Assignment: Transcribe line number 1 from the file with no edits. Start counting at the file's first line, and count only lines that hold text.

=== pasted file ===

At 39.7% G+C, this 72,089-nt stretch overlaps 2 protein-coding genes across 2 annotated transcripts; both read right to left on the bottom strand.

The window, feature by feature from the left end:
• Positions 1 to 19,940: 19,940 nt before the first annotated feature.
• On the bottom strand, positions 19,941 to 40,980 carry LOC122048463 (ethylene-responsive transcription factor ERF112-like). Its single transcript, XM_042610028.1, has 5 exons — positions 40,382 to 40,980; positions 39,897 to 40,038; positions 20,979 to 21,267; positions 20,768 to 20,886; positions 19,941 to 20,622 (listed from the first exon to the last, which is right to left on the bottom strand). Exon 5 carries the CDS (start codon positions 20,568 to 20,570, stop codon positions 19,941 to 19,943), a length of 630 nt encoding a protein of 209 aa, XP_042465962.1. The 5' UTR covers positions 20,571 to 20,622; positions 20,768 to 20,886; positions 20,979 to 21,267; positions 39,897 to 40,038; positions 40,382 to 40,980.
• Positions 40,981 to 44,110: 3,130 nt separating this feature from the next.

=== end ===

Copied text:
At 39.7% G+C, this 72,089-nt stretch overlaps 2 protein-coding genes across 2 annotated transcripts; both read right to left on the bottom strand.